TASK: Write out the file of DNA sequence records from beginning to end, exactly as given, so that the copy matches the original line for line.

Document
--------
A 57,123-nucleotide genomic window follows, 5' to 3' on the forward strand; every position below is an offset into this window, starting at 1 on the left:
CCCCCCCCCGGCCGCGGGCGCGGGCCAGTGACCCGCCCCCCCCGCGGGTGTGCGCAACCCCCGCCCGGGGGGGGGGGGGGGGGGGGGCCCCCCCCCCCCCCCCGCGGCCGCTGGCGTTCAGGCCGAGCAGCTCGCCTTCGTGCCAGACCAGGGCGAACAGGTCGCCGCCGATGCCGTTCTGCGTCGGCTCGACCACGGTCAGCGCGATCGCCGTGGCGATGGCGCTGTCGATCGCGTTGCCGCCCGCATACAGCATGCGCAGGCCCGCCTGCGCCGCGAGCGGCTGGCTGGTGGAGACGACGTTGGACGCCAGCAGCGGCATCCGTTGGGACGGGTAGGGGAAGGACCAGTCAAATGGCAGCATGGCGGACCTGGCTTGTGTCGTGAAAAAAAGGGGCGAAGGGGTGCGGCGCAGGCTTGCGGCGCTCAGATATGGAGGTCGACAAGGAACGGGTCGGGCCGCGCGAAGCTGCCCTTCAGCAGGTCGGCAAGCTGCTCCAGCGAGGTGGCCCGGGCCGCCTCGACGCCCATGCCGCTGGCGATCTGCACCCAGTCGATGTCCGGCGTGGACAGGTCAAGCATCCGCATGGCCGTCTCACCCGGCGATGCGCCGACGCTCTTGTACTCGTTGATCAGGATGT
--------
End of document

A 57,123-nucleotide genomic window follows, 5' to 3' on the forward strand; every position below is an offset into this window, starting at 1 on the left:
CCCCCCCCCGGCCGCGGGCGCGGGCCAGTGACCCGCCCCCCCCGCGGGTGTGCGCAACCCCCGCCCGGGGGGGGGGGGGGGGGGGGGCCCCCCCCCCCCCCCCGCGGCCGCTGGCGTTCAGGCCGAGCAGCTCGCCTTCGTGCCAGACCAGGGCGAACAGGTCGCCGCCGATGCCGTTCTGCGTCGGCTCGACCACGGTCAGCGCGATCGCCGTGGCGATGGCGCTGTCGATCGCGTTGCCGCCCGCATACAGCATGCGCAGGCCCGCCTGCGCCGCGAGCGGCTGGCTGGTGGAGACGACGTTGGACGCCAGCAGCGGCATCCGTTGGGACGGGTAGGGGAAGGACCAGTCAAATGGCAGCATGGCGGACCTGGCTTGTGTCGTGAAAAAAAGGGGCGAAGGGGTGCGGCGCAGGCTTGCGGCGCTCAGATATGGAGGTCGACAAGGAACGGGTCGGGCCGCGCGAAGCTGCCCTTCAGCAGGTCGGCAAGCTGCTCCAGCGAGGTGGCCCGGGCCGCCTCGACGCCCATGCCGCTGGCGATCTGCACCCAGTCGATGTCCGGCGTGGACAGGTCAAGCATCCGCATGGCCGTCTCACCCGGCGATGCGCCGACGCTCTTGTACTCGTTGATCAGGATGT